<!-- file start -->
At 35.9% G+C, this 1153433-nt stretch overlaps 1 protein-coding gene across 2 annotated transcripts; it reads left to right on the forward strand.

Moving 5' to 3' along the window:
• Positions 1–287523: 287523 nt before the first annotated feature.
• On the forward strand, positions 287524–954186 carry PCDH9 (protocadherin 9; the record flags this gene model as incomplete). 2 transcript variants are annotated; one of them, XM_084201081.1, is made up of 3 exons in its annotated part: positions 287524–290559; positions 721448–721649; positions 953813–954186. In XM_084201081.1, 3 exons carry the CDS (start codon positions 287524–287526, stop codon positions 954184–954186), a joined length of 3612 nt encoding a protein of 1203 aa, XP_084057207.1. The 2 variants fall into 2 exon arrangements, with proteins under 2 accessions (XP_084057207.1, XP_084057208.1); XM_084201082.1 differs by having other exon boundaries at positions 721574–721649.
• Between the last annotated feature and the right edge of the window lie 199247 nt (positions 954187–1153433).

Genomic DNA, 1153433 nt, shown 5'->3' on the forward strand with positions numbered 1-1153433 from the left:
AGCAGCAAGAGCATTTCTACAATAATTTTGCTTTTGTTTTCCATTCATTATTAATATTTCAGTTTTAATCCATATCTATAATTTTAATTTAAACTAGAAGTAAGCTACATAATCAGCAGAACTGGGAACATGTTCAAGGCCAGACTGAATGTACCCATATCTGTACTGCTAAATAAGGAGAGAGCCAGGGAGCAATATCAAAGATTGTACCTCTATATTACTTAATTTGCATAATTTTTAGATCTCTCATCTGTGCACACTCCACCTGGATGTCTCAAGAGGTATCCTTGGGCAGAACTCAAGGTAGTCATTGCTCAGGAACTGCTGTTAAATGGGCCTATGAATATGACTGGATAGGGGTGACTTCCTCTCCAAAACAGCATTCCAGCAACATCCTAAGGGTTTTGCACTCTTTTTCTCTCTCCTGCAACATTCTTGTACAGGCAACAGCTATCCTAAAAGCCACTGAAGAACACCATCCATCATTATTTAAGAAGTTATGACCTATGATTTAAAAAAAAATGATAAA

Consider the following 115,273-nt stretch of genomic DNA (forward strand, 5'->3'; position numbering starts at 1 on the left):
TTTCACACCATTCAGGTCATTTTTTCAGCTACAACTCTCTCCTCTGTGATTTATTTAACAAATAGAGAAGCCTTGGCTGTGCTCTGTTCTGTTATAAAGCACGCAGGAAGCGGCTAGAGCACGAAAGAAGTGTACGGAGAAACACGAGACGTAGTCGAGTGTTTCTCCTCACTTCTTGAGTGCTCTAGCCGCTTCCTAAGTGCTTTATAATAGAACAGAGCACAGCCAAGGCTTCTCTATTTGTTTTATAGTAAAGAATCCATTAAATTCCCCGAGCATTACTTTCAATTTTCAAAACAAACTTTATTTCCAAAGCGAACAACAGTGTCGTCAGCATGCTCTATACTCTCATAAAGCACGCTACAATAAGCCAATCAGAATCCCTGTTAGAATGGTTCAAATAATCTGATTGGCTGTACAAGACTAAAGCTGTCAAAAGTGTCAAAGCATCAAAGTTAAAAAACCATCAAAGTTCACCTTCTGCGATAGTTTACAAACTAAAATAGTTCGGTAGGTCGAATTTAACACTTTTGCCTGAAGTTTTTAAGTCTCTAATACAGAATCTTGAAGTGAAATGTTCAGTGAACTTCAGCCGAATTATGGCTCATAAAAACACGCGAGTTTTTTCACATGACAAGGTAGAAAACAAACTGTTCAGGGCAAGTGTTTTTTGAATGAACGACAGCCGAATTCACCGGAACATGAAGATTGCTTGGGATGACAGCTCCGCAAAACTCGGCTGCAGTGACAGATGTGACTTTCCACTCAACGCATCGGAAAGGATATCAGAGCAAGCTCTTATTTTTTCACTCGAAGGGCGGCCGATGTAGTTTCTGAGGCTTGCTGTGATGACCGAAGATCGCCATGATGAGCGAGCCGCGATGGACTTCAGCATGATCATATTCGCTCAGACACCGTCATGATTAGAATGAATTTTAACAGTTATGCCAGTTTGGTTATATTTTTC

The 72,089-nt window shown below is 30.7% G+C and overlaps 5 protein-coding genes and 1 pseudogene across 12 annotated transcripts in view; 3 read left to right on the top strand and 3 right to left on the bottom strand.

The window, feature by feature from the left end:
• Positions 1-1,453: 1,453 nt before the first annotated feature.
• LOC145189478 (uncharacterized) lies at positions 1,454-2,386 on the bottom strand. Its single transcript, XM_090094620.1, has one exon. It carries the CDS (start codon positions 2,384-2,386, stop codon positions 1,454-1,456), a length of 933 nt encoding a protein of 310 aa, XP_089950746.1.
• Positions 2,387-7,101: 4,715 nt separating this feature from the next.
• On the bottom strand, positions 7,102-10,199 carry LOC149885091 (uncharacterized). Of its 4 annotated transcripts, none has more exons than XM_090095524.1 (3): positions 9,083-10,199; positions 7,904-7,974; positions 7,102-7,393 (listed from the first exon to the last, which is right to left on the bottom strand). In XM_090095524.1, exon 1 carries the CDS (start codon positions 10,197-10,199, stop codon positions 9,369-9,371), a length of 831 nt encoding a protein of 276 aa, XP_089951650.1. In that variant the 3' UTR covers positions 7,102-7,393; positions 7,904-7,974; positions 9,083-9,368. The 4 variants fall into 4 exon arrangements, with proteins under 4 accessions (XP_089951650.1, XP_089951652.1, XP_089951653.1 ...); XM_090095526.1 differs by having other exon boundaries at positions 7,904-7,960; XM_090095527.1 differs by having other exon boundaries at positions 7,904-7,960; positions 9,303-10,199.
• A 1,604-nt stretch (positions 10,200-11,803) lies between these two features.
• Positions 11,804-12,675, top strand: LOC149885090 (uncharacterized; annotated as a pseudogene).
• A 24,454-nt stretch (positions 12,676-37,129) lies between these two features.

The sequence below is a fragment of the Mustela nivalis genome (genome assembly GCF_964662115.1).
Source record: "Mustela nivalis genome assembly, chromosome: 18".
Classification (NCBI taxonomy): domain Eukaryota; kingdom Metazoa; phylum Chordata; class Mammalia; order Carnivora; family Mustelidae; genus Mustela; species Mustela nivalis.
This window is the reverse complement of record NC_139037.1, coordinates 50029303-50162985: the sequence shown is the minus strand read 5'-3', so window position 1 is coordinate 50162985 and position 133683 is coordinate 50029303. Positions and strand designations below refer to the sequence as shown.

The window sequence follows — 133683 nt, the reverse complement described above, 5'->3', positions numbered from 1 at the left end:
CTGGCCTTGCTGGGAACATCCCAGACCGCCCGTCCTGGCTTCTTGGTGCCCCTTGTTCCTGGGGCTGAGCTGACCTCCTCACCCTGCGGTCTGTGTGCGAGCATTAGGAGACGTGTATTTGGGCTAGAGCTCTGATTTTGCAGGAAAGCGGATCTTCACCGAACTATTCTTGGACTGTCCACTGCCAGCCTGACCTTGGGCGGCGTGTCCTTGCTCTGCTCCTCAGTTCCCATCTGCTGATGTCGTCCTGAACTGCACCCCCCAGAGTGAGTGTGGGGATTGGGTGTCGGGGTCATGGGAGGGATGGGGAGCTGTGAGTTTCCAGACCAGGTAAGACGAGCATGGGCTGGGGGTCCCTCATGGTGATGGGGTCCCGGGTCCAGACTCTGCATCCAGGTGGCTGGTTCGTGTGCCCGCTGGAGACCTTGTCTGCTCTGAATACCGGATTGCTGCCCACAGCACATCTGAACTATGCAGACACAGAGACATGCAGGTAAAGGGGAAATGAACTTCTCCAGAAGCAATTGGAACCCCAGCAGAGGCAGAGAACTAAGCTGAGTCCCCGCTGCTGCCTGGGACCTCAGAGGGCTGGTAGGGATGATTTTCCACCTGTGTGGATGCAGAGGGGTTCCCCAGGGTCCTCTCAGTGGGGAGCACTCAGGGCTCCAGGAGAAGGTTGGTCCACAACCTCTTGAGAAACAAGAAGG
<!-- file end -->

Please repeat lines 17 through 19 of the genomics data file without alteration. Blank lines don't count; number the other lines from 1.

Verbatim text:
• Positions 11,804-12,675, top strand: LOC149885090 (uncharacterized; annotated as a pseudogene).
• A 24,454-nt stretch (positions 12,676-37,129) lies between these two features.

The sequence below is a fragment of the Mustela nivalis genome (genome assembly GCF_964662115.1).